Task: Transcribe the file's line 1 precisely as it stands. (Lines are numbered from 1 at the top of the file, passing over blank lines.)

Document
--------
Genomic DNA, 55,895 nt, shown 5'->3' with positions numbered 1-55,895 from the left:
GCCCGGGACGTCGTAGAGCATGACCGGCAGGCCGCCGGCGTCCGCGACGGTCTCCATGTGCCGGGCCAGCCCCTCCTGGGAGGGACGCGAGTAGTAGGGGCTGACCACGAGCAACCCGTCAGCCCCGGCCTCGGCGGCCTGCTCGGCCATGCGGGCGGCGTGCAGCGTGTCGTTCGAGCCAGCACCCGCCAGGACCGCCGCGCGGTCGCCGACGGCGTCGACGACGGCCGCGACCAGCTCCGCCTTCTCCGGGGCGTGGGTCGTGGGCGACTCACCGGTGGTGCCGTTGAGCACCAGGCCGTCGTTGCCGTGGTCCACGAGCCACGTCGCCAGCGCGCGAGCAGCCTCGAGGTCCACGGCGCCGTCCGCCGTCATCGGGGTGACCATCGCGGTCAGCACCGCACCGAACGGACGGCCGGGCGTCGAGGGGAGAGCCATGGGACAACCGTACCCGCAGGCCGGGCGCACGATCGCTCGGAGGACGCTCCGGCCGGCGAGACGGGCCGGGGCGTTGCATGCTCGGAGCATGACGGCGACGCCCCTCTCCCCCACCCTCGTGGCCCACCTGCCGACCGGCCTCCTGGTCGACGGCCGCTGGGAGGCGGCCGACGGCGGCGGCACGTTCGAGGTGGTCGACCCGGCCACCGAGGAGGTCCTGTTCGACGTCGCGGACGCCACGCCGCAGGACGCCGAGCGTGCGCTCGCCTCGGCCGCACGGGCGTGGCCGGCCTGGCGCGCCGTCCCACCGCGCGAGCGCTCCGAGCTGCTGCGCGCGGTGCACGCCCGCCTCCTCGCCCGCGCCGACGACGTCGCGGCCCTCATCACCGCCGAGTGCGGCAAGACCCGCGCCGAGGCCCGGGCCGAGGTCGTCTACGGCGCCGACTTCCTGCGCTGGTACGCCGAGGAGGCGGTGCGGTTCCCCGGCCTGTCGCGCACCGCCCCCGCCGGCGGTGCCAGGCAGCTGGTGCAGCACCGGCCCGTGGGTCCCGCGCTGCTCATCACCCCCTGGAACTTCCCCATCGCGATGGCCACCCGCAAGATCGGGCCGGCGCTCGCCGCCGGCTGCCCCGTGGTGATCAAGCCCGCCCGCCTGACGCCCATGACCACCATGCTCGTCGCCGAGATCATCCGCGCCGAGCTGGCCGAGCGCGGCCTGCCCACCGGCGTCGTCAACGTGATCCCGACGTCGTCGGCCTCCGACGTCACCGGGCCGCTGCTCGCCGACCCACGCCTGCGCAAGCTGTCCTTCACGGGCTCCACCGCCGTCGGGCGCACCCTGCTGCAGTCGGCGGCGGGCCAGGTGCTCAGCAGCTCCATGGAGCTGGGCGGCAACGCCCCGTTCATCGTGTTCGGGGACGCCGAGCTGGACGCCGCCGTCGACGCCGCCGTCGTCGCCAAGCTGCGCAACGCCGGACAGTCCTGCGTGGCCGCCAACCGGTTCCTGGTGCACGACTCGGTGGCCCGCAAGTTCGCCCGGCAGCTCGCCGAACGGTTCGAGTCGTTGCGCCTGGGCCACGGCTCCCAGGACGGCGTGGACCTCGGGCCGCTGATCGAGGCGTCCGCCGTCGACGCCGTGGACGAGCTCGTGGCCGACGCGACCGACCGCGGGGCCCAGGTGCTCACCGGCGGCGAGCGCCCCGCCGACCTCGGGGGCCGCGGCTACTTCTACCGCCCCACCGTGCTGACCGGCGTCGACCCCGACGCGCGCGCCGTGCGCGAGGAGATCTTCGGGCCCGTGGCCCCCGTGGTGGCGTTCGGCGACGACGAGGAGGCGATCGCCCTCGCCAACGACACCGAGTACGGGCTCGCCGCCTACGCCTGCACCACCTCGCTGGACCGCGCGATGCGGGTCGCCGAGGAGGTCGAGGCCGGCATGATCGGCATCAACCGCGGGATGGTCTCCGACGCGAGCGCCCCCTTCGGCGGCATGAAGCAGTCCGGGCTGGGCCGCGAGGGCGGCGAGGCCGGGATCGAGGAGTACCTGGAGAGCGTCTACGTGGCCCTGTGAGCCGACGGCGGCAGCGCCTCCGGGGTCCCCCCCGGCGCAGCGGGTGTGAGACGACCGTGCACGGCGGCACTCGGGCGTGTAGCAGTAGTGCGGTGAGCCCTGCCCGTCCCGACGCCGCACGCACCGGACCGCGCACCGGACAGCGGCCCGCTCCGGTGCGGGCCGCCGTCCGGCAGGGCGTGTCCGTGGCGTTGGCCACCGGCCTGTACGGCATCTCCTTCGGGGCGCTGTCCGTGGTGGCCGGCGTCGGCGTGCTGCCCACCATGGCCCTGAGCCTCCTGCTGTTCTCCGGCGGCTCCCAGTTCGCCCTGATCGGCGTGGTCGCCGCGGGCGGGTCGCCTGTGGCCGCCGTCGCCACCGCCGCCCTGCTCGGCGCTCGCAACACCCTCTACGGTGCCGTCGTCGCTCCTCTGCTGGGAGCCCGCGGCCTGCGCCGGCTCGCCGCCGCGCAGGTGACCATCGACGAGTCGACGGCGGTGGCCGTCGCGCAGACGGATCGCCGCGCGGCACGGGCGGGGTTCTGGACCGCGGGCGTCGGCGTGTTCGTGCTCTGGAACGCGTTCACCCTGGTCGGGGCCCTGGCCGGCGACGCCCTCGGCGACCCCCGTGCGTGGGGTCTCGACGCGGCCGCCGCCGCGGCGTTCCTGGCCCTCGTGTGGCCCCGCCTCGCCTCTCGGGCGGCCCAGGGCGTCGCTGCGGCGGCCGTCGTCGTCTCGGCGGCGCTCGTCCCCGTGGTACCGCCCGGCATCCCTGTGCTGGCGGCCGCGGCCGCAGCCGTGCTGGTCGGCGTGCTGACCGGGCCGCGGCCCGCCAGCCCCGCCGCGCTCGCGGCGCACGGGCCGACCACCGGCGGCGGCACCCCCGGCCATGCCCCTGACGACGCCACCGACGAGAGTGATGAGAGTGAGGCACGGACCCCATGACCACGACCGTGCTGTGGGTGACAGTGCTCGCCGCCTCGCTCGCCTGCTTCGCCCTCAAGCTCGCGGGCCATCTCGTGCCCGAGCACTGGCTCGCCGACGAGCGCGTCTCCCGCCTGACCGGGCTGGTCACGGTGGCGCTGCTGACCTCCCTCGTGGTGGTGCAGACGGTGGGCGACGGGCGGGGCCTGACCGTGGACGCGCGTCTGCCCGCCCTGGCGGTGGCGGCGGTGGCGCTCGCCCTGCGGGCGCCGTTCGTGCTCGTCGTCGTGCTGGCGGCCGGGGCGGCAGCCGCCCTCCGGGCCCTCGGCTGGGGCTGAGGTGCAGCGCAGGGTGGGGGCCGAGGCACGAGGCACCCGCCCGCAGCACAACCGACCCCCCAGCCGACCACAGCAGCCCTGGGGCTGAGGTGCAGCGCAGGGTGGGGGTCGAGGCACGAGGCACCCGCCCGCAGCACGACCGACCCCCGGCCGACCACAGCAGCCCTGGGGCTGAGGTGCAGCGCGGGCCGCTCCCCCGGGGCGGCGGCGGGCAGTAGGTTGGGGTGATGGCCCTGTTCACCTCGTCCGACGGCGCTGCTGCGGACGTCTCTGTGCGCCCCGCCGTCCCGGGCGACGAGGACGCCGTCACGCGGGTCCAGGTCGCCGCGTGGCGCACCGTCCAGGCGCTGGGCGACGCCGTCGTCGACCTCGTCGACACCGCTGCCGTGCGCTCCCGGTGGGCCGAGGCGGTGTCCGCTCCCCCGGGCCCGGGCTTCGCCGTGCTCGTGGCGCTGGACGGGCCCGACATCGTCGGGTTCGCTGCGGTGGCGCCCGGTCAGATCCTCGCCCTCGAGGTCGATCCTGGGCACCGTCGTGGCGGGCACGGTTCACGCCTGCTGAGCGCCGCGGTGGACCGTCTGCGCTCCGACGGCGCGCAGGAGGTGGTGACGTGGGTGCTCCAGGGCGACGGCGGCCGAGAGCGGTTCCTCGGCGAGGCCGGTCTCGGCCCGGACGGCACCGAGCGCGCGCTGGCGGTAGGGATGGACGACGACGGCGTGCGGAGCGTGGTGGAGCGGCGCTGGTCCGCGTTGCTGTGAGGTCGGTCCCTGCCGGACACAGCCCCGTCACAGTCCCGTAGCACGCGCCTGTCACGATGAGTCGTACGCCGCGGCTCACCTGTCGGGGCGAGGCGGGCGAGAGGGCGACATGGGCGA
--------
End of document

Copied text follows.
Genomic DNA, 55,895 nt, shown 5'->3' with positions numbered 1-55,895 from the left: